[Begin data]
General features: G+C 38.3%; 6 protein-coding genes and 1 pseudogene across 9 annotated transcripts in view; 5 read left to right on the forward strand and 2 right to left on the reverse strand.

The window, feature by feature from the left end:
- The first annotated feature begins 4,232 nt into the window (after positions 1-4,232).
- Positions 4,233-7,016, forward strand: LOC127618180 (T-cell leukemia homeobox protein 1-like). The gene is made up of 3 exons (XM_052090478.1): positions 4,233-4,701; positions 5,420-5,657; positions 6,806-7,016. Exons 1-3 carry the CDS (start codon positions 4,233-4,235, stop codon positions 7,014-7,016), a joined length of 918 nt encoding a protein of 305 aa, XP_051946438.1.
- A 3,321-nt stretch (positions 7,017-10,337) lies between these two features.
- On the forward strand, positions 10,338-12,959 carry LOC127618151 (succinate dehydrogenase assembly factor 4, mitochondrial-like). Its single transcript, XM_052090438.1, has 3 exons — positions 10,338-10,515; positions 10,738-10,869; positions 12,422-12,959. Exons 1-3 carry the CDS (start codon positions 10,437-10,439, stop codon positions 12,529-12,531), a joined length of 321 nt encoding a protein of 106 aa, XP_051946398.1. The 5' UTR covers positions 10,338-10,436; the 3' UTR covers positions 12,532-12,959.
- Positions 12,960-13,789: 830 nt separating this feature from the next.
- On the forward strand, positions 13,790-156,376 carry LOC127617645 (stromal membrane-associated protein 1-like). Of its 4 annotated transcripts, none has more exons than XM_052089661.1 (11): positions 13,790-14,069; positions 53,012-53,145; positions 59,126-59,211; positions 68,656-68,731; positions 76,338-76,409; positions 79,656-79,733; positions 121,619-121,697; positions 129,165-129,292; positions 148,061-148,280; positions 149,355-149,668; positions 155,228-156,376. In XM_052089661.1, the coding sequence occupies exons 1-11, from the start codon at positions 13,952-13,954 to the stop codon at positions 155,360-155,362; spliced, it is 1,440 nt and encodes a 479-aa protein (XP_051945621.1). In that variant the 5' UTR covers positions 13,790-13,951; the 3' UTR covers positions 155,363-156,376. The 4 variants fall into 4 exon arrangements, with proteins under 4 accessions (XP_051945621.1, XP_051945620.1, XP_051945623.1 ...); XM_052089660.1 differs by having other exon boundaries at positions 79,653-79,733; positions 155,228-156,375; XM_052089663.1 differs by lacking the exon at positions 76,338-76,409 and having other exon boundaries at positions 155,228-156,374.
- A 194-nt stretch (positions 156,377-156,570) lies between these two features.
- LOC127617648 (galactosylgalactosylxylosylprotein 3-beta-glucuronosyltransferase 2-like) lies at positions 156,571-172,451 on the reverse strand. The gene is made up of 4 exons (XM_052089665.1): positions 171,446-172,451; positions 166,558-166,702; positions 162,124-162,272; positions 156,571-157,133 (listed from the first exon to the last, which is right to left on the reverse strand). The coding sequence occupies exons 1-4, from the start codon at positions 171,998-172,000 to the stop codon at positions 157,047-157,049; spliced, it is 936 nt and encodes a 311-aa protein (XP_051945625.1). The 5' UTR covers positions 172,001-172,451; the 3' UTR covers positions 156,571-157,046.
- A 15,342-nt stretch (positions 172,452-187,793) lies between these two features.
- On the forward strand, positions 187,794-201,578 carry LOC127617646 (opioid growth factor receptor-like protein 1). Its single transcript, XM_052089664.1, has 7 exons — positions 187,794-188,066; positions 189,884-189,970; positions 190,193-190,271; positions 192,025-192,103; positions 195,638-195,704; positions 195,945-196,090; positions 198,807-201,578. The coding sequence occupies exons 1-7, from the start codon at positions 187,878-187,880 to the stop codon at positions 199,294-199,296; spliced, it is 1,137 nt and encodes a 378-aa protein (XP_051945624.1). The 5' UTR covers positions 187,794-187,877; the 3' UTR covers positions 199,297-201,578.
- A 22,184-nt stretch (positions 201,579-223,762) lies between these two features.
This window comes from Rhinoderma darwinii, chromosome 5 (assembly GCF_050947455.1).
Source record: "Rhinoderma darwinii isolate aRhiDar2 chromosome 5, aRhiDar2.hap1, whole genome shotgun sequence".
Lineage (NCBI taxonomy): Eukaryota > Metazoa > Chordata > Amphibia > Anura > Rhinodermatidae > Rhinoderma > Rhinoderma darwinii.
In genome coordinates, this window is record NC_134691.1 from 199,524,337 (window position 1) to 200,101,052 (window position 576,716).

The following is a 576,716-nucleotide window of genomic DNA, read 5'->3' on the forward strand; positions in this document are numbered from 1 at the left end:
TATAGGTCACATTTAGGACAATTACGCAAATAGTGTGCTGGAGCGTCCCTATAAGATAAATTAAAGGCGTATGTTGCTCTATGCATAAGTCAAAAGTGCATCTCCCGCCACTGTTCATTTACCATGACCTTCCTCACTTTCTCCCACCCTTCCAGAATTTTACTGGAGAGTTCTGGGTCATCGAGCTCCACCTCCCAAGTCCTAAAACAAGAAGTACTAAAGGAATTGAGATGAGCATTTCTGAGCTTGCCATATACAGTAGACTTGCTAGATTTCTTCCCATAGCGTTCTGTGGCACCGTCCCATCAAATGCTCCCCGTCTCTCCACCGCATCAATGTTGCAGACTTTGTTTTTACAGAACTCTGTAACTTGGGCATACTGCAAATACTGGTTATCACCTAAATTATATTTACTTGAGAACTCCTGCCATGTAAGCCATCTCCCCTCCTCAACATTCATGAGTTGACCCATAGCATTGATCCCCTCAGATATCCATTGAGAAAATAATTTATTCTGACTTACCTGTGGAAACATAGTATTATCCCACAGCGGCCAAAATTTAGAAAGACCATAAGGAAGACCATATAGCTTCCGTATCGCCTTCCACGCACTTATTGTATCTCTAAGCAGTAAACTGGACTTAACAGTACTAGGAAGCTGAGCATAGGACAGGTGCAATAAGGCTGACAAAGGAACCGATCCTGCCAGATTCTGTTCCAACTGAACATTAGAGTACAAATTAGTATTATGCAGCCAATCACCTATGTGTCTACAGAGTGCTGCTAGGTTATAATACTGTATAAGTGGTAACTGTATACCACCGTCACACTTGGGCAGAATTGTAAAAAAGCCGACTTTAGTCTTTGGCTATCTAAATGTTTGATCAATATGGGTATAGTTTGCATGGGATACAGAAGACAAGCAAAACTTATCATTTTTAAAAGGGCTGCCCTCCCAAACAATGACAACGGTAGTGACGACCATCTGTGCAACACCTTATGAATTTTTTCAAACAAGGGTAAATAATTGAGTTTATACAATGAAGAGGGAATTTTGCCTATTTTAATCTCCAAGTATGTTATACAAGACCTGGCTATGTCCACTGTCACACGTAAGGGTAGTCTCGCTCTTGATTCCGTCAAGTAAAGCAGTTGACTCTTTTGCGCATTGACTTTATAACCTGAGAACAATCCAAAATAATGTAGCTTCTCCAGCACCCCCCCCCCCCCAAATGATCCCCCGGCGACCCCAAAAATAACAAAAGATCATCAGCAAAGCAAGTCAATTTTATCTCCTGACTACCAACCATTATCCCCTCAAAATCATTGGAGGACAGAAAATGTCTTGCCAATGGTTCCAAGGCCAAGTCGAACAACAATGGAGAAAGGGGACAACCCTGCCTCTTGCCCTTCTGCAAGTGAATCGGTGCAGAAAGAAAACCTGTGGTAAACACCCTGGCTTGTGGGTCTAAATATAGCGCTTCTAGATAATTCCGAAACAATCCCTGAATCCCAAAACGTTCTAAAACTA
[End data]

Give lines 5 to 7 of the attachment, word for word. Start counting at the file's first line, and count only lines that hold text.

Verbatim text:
- A 3,321-nt stretch (positions 7,017-10,337) lies between these two features.
- On the forward strand, positions 10,338-12,959 carry LOC127618151 (succinate dehydrogenase assembly factor 4, mitochondrial-like). Its single transcript, XM_052090438.1, has 3 exons — positions 10,338-10,515; positions 10,738-10,869; positions 12,422-12,959. Exons 1-3 carry the CDS (start codon positions 10,437-10,439, stop codon positions 12,529-12,531), a joined length of 321 nt encoding a protein of 106 aa, XP_051946398.1. The 5' UTR covers positions 10,338-10,436; the 3' UTR covers positions 12,532-12,959.
- Positions 12,960-13,789: 830 nt separating this feature from the next.